ed ln literary wits, two of the
greatest of them being Samuel
Johnson and Jonathan Swift.
Dr. Johnson was once Involved
tn a conversation with an elderly
and Irritating Duchess, who com
plained, "My dear doctor, I can
never keep my ' fingernails clean
ln London.'' Dr. Johnson, goaded
to action, replied blttngly, "Perhaps, Madam, you scratch yourself."
Dean Swift was no slower at
reparte. A political opponent once
unwlsety told him lnthe heat of
an argument: " "You, Sir, will
either die of the pox or on the
gallows," aad hag been remembered since as the victim of Swift's
reply, "That depends, Sir, on
whether I embrace your mistress
or your principles.''
Scholarships To Be Offered
To Local Jewish Students
A free scholarship trip of eight weeks to Israel will be
provided Jewish students on the campus. For the first time
in ihe history of any Hillel group the B'nai B'rith Hillel
foundation at UBC offers this unusual scholastic opportunity
to their members. %outh activities tor one yeaT^fter
their scholarship term expires,
The lucky winner will spend
■even to eight weeks in Israel
under the supervision of the Jewish
agency, touring the country, studying at the Hebrew University, and
working ln a co-operative colony,
In this way the student will obtain
a first-hand knowledge of the most
dramatic chapter In Jewish history.
Announcement of the scholarship plan was made jointly this
week by Leon Tessler, Hillel Board
Chairman, and Rabbi David C.
Kogen, Hillel Counselor.
Here are the rules of the contest: 1 All Hillel members at UBC
are eligible If they have paid their
$1.00 membership fee, and 2. All
candidates must make a creditable
showing in their UBC studies.
The basis for the scholarship
awards will be: (a) 80% for participation in Hillel and Jewish
community activities (especially
Jewish youth leadership), (b) 25%
for participation In the Hillel play
whicli will be produced in February, 1053. Participation may he in
the form of acting, publicity, scenery, ticket selling, etc, and (c) 25%
for an essay on the State of Israel.
(Exact topics to be approved by
the judges. Essays due by March
16, 1953).
The decision Of the judge* will
be final and all essays become thu
property of the B'nal B'rith Hillel
Foundation at UBC. No award will
be made if, in the opinion of the
Judges, no entry has reached a
high enough standard. The winners
must commit tbemaelvei to lead
From Friday to Monday is the
best part of this week. Give thanks
Wednesday you were able to get
to classes Tuesday.
First prize will be the Jewish
Agency trip to Israel, and tho
second prize will be a four-week
scholarship to the Brandels Camp
Institute in Southern California.
Chairman of the committee In
charge of raising fundi for the
scholarship will be Sam Levi, a
community worker.
Mussoc's Banquet
In Brock Tonight
This year's Mussoc operetta,
Rudolph Frlmel's "Firefly," will he
produced In Brock Hall, tonight at
ti::io p.m., as a part of the Music
Society Banquet-ball. ' '
Entertainment will Include an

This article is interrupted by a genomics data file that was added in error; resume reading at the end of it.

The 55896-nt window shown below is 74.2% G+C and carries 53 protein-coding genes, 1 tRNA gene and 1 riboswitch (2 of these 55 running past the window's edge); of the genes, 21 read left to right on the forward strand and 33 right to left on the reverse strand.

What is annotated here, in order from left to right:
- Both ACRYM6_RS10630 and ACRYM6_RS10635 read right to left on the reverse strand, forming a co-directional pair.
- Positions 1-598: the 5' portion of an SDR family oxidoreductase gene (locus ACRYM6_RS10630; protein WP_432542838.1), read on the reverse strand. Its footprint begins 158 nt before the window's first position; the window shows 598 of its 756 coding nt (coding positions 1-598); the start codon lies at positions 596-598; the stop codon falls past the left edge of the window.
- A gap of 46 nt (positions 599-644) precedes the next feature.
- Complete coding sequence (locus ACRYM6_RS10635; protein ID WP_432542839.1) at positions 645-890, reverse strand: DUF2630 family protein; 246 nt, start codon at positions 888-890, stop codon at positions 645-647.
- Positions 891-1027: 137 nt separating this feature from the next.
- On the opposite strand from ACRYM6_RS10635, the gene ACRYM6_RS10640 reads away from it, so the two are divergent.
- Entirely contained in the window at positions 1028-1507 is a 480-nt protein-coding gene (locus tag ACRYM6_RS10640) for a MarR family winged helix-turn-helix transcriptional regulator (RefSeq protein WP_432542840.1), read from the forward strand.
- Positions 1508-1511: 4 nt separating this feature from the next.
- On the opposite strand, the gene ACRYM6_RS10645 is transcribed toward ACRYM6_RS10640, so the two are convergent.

Alpine love scene, to the tuno of
"Walking My Baby Back Home,"
a comedy routine, Instrumental
solos, and a short recital by baritone Ron Hancock.
Important guests will include
Dean Mawdsley and Professor
Andrews, sponsors of the society.
Harry Price and E. V. Young,
music and drama directors will
also be present. x J
Clyde Fox will be Emcee for tha
evening, which will climax wltif
a dance.
Swbt Cm
ox pUiuu    .^
It makes mathematical good sense to choose wool jersey
So easy to dress up or down . . . just add or substract
accessories and off you go! Whether for the classroom
or that all-important daie you'll look smart, feel
smart in this outfit from BATON'S.
as featured In "Glamour" magazine. V-shoulder back, self pleated
to waist. Batwlng sleeves, turnover collar. 21/£-lnch cincher belt lu
lime suede leather. Cocoa colour
in size 16. Each 29*00
Others in red and green. Sizes 12-1S
Dresses—Second Floor
Coins of the British Empire
. Cold-
plated for sparkling beauty.
Softly tucked all-round. Soft wool
jersey In matching cocoa brown to
go with dress. Made in New York.
Complete with comb, mirror and
change  purse. Each   IS.90
Handbags—Main  Floor
SHOES . . .
By "British Brevltt." Fluted bow
motif. Supple suede. Black. Sizes
4V-! to 0. Widths AAA to C. Also in
wine or grey. Pair 14.99
Shoes—Second Floor PAGE FOUR
Friday, October 10, 1952
Bellingham Invasion Saturday As
Jelly's Thunderbirds Meet Vikings
Students Will Have     *~~
Fun If Nothing Else
"We'll give them a good battle."
That is UBC Thunderbird coach Jelly Andersen's prediction
on Saturday night's game in Bellingham where his Birds take
on the powerful Western Washington Vikings.
The Thunderbirds, who put up
a  tough  fight  against  Wliltwortli
TWO BRUISING LINEMEN who will be clearing the way
for the Bird backfield are Barry Purcell on the left and
John Macdonald. Purcell and MacDonald are smiling in
anticipation of the fun they are going to have in Bellingham
Saturday night; smearing Western Washington players
during the game and after the game tackling . . .
Viking Transfers Vs.
Bird Intellecuals
Bellinqham Attracts The
Stranqest Football Men
Judging by the statistics of
the Western Washington football team, there is some doubt
who the Thunderbirds will be
playing Saturday night — a
Bellingham college outfit or an
All-Star team recruited from
half the colleges in the Pacific
Of the 48 players on the Western
Washington roster 25 of them enrolled ut other colleges before
coming to the Bellingham Institution.
The transfers or junior college
students now attending Western
Washington come from University
of Washington, Washington State.
Central Washington, Cray Harbot
College, Pacific Lutheran, Centra
11a Junior College, Denver U., Kv-
crett Junior College, St. Martin*.
Northern Idaho and University ol
Only one player on the 48-man
squad Is from Bellingham. Two Canadian players have migrated